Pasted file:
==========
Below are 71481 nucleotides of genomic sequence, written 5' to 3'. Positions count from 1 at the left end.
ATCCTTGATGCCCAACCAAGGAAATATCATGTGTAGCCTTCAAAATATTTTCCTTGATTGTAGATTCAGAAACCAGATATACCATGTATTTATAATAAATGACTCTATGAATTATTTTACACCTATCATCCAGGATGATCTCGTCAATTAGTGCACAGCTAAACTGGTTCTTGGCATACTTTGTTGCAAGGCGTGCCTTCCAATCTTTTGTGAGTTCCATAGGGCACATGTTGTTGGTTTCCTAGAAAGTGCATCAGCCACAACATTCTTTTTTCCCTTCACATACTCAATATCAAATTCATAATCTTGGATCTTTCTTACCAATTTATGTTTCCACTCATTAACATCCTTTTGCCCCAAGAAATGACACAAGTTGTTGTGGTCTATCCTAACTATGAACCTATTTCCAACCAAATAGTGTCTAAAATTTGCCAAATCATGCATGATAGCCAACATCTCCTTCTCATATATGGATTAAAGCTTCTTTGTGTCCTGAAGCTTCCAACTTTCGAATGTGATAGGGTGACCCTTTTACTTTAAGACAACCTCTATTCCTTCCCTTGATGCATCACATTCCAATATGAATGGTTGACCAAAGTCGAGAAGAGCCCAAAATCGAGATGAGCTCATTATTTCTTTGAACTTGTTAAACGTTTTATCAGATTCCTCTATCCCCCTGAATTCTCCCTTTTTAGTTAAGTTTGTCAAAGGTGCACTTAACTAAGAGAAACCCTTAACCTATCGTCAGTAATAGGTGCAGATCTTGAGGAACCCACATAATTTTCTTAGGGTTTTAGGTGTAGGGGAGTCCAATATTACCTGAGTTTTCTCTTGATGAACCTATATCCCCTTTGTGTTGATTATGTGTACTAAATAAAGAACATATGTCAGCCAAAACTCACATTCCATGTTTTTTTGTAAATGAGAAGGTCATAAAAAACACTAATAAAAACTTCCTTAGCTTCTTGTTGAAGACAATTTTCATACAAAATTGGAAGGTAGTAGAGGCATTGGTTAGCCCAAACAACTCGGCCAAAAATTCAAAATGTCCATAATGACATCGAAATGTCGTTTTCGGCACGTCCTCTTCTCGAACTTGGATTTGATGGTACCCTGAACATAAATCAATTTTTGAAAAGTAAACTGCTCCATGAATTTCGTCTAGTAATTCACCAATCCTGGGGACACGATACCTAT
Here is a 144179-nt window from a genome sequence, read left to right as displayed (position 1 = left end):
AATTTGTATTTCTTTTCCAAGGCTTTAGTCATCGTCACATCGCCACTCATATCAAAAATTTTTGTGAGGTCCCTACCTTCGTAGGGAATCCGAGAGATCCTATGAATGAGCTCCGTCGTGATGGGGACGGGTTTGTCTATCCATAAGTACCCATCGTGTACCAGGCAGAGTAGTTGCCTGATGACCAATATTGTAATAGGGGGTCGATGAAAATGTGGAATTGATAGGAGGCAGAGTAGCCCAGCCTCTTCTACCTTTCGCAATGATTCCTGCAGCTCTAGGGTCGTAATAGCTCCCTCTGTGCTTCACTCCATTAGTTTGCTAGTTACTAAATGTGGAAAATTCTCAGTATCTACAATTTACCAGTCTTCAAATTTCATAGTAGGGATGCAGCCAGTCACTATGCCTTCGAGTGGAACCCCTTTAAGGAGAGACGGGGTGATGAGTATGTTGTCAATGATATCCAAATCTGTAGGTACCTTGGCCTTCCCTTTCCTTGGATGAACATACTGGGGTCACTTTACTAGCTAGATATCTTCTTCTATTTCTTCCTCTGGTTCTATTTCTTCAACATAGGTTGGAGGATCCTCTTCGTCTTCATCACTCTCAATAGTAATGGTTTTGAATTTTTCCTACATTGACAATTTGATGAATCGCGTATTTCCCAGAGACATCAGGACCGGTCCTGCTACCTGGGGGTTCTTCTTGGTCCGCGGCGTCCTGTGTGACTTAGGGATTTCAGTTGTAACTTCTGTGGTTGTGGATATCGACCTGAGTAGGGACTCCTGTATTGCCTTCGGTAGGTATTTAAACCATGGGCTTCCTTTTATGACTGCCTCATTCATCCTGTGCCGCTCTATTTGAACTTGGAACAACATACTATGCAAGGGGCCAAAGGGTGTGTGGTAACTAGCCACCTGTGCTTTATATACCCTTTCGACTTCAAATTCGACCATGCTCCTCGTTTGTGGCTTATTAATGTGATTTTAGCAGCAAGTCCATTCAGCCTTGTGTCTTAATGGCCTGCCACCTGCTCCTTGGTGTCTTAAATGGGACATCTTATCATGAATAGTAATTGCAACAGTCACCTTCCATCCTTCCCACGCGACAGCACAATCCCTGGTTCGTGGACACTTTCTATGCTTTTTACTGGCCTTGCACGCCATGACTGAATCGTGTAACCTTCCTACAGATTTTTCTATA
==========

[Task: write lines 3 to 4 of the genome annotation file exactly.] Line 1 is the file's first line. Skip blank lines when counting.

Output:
Here is a 144179-nt window from a genome sequence, read left to right as displayed (position 1 = left end):
AATTTGTATTTCTTTTCCAAGGCTTTAGTCATCGTCACATCGCCACTCATATCAAAAATTTTTGTGAGGTCCCTACCTTCGTAGGGAATCCGAGAGATCCTATGAATGAGCTCCGTCGTGATGGGGACGGGTTTGTCTATCCATAAGTACCCATCGTGTACCAGGCAGAGTAGTTGCCTGATGACCAATATTGTAATAGGGGGTCGATGAAAATGTGGAATTGATAGGAGGCAGAGTAGCCCAGCCTCTTCTACCTTTCGCAATGATTCCTGCAGCTCTAGGGTCGTAATAGCTCCCTCTGTGCTTCACTCCATTAGTTTGCTAGTTACTAAATGTGGAAAATTCTCAGTATCTACAATTTACCAGTCTTCAAATTTCATAGTAGGGATGCAGCCAGTCACTATGCCTTCGAGTGGAACCCCTTTAAGGAGAGACGGGGTGATGAGTATGTTGTCAATGATATCCAAATCTGTAGGTACCTTGGCCTTCCCTTTCCTTGGATGAACATACTGGGGTCACTTTACTAGCTAGATATCTTCTTCTATTTCTTCCTCTGGTTCTATTTCTTCAACATAGGTTGGAGGATCCTCTTCGTCTTCATCACTCTCAATAGTAATGGTTTTGAATTTTTCCTACATTGACAATTTGATGAATCGCGTATTTCCCAGAGACATCAGGACCGGTCCTGCTACCTGGGGGTTCTTCTTGGTCCGCGGCGTCCTGTGTGACTTAGGGATTTCAGTTGTAACTTCTGTGGTTGTGGATATCGACCTGAGTAGGGACTCCTGTATTGCCTTCGGTAGGTATTTAAACCATGGGCTTCCTTTTATGACTGCCTCATTCATCCTGTGCCGCTCTATTTGAACTTGGAACAACATACTATGCAAGGGGCCAAAGGGTGTGTGGTAACTAGCCACCTGTGCTTTATATACCCTTTCGACTTCAAATTCGACCATGCTCCTCGTTTGTGGCTTATTAATGTGATTTTAGCAGCAAGTCCATTCAGCCTTGTGTCTTAATGGCCTGCCACCTGCTCCTTGGTGTCTTAAATGGGACATCTTATCATGAATAGTAATTGCAACAGTCACCTTCCATCCTTCCCACGCGACAGCACAATCCCTGGTTCGTGGACACTTTCTATGCTTTTTACTGGCCTTGCACGCCATGACTGAATCGTGTAACCTTCCTACAGATTTTTCTATA